Monday, April 16, 2007

Thinking (too much) for two

My six-almost-seventh month checkup at the hospital was last week. As usual, I felt as if most of it could have been taken care of by filling out a web form: no, I'm not experiencing this symptom and that symptom; yes, I feel the baby moving. Spending an hour at the hospital hardly seemed worth it for a simple blood pressure test, urine check and pelvic exam, and the quick 30-second listen to baby's heartbeat. I supposed it's just that a normal pregnancy is so routine to the hospital staff that it's difficult to do anything but hurry this sort of simple checkup along. Of course for me everything is new, and I feel like an hour-long in-depth discussion of everything from my pregnancy Pilates workout to where and when the baby is kicking wouldn't be out of place. As it is, I manage to wring out five to ten minutes at the end of the visit with a few well-planned questions, and always leave feeling there's something important I'd wanted to say but forgot.

My biggest concern last week was whether I would be able to make the pain management choices I wanted during labor. I have never been particularly frightened of labor -- I keep repeating that it's the twenty years that follow that really have me worried! -- but I kept wondering if the fear would catch up with me. Before I was pregnant, I figured that finding out that I was would make me realize that I'd put something into motion that would end in this strange, scary, unplannable event. But no, even after getting the news I wasn't worried. I thought perhaps it was simply too far away to seem real at the beginning, but even now, with only three months to go, I'm honestly not much more anxious. I'm just convinced that this is something my body is designed to do, and beyond preparing and informing myself as much as possible, I simply have to trust my body and the hospital staff to do their jobs. The most important thing I can do is stay calm.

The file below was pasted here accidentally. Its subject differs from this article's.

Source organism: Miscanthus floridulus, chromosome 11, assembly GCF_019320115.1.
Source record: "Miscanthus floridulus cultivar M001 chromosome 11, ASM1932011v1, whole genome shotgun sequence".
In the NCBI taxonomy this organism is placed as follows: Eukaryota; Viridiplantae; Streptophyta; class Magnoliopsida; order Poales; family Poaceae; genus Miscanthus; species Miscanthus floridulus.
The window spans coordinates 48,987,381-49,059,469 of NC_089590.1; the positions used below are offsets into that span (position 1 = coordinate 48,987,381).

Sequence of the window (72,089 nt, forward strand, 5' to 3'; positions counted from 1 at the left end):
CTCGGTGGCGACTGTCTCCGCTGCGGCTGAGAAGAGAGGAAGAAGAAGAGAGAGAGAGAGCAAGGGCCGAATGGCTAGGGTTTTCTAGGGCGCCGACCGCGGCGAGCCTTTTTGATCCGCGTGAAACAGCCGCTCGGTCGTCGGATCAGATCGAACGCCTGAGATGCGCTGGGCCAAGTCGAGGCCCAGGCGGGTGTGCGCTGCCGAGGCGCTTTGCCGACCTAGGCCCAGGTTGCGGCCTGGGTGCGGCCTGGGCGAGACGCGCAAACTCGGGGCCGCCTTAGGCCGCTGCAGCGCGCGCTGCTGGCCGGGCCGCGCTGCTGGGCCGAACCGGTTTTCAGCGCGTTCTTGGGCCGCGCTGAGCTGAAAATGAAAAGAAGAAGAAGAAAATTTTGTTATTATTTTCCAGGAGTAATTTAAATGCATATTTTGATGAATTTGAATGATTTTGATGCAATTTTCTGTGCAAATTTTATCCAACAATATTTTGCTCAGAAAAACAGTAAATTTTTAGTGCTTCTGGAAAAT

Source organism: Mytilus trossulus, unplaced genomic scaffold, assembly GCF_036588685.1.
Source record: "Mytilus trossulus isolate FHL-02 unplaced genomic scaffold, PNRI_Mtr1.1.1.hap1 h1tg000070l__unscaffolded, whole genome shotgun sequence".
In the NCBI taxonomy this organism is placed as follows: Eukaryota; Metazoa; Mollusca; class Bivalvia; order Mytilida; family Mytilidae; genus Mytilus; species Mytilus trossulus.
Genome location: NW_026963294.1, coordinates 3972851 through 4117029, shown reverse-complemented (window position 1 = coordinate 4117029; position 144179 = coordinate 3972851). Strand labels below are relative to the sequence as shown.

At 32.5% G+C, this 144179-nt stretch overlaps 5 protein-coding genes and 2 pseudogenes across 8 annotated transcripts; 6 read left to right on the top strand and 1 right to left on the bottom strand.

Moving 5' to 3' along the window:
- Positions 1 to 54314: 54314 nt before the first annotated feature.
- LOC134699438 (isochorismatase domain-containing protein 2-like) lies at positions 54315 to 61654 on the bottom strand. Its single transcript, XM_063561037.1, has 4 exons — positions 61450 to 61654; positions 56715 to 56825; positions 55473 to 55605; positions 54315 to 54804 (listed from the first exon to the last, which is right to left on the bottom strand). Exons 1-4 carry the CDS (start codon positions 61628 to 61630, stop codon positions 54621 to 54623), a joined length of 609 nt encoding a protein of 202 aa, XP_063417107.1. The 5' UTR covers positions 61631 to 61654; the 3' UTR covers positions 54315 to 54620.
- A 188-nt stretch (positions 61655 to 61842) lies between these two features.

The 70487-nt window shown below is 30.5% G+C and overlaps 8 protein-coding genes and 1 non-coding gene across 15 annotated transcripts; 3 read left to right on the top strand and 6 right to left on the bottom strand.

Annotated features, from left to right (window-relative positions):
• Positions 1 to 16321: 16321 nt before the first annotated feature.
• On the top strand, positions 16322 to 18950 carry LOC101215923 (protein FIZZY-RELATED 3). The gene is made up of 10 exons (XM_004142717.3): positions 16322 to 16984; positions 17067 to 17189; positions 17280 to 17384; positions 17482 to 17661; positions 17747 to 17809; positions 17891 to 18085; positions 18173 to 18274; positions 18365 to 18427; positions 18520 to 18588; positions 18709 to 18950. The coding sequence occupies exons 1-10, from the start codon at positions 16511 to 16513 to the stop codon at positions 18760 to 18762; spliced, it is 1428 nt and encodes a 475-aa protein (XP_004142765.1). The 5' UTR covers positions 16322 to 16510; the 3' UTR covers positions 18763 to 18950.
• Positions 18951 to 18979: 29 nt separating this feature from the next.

I liken it to preparing for the Paris Marathon, which I ran two years ago: I'll prepare, I'll ask as many people as I can for advice, and I'll remember that mental preparation is at least as important as physical preparation. I know that I'll very likely feel pain at some point, but it will be the kind of exhilarating pain that is quickly forgotten: it will all be so worth it at the end. I also suspect there's much I simply can't prepare for, and all the advice, all the anticipation, will mean little as the experience takes its own course.

I also can't help thinking, I'm tough, I'm fit, I can run 42 kilometers, bring it on!

[Skeptics in the audience are kindly asked to keep any comments to themselves.]

The problem is, I think this is a fairly unusual approach to childbirth. I've been trying to find myself somewhere in the two prevailing philosophies, and failing. You see, I find people are of one of two schools of thought: